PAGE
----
PORTSMOUTH, Va. (WAVY) – This domestic violence awareness month, local law enforcement is doing its part in sharing the dangers of intimate partner violence.
On Tuesday, the Portsmouth Police department hosted its first ever domestic violence forum called “You have the strength to break the cycle of domestic violence.”
About 20 people gathered in the Portsmouth Police Administration Building on 206 High St.
Michelle Sudderth, a HER shelter court advocate, shared information about the anti-violence resource agency.
“This is a public health crisis,” Sudderth said. “We believe no one should live with domestic violence.”
The HER shelter serves Portsmouth and Chesapeake residents with a wide variety of resources including two emergency shelters, a 24/7 crisis hotline, legal aid and court accompaniment.
Ashley Manuel and Ebony McGill with the Attorney General’s office shared information about the lethality assessment and address confidentiality program.
During the meeting, Police Chief Stephen Jenkins asked victim advocates several questions trying to come up with possible solutions for the department.
“It’s something that plagues our community,” Jenkins said. “Citizens are affected by domestic violence, whether it be family members [or] the victim itself. As a police department, as a city, we want to be aggressive in providing services to those individuals. Domestic violence affects everyone. We need to make sure we put the focus on the victims and providing necessary services for them.”
He said if you turn on the police radio at any given time, there could be four or five domestic calls at a time.
“Oftentimes we are sitting in the office and we’re hearing these calls,” Jenkins said, “and we’re always wondering ‘what is it about this particular situation?’ ‘What is being missed in the conflict resolution that could get or could mitigate some of these circumstances?’ Obviously, when we go to these calls over and over again, it’s a drain on resources, but it also has the potential to become more violent. We want to stop that as much as possible.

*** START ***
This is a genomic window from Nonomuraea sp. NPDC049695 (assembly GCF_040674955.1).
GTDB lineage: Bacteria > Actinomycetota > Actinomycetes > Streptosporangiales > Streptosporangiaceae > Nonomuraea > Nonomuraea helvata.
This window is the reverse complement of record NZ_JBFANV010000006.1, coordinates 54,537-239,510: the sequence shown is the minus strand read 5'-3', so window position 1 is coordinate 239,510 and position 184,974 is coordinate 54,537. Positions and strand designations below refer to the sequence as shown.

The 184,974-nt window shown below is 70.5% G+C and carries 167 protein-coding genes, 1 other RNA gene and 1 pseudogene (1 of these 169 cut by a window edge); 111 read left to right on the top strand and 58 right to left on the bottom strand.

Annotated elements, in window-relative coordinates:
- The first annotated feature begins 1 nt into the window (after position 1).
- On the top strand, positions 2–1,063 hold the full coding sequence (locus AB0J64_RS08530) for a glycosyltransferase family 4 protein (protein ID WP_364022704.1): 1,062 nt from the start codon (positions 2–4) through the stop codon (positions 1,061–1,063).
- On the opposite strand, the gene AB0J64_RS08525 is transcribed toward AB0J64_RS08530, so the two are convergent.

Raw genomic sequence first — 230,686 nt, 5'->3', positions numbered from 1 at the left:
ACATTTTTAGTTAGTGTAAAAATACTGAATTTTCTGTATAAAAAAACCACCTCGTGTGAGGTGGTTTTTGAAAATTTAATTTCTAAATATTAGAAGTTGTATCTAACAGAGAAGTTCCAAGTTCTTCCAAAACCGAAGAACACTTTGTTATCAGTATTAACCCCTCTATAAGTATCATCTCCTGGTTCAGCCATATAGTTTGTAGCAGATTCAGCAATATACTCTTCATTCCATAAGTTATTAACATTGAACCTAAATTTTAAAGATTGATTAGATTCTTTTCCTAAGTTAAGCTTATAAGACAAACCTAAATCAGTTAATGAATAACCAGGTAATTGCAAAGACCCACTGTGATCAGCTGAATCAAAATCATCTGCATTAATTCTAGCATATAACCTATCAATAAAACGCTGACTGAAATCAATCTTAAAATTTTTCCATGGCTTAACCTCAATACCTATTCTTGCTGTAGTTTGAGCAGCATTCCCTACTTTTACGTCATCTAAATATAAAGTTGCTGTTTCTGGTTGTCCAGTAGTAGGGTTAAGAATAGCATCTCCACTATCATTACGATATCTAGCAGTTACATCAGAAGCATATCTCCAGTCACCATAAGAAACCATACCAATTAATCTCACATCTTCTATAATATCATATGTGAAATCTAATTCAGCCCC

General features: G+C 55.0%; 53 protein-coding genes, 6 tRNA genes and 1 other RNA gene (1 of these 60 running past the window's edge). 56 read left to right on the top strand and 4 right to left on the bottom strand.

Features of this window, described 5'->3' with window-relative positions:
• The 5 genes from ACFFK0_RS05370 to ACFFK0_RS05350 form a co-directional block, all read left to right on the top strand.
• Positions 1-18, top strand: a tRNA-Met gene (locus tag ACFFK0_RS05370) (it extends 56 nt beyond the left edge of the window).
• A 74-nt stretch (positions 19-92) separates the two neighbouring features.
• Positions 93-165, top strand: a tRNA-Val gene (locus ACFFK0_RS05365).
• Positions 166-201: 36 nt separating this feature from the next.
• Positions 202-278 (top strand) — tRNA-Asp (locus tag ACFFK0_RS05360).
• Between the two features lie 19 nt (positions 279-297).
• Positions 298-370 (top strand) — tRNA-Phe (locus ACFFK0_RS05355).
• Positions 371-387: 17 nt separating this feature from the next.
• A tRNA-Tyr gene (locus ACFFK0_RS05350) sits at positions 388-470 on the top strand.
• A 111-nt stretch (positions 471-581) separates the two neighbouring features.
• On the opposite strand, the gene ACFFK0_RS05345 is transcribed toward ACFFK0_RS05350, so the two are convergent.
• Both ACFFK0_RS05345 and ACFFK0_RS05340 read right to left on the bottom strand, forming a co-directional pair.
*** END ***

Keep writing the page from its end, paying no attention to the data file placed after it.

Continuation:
“The forum was good because it gave us some ideas to be able to plug people in services and make sure we’re we’re not missing some key elements for our people.”
Some of the possible solutions from the chief include: early intervention with kids in middle or high schools and strengthening laws for more successful prosecution rates.
“The conflict resolution part is probably to me the biggest,” he said. “Being able to teach people how to be able to be disagreeable without it becoming violent.”
Mayor Shannon Glover shared his experience with witnessing domestic violence growing up.
“What really, truly what made me want to come is because as a child I saw domestic violence and I know what it looks like,” Glover said. “We have to teach people … how to really resolve their issues and how to walk away and have another opportunity, perhaps to redo a conversation or situation. The most important thing that we can do is as a community, as leaders, is to make sure that individuals know if they’re in a situation to provide the opportunity for them to get the resources that they need.”
Councilman Mark Hugel, clergy, social services, survivors, police officers and chaplains asked several questions.
Jenkins plans to create a Portsmouth Domestic Violence prevention team to follow up with victims.
“This forum was good because it gave us some ideas to be able to plug people in services and make sure we’re we’re not missing some key elements for our people,” Jenkins said.
In February, Portsmouth Police plans to host a ‘Teen Dating Violence’ forum.
If you or you know someone who may be a victim of domestic violence or child abuse, click here for a list of local and national resources.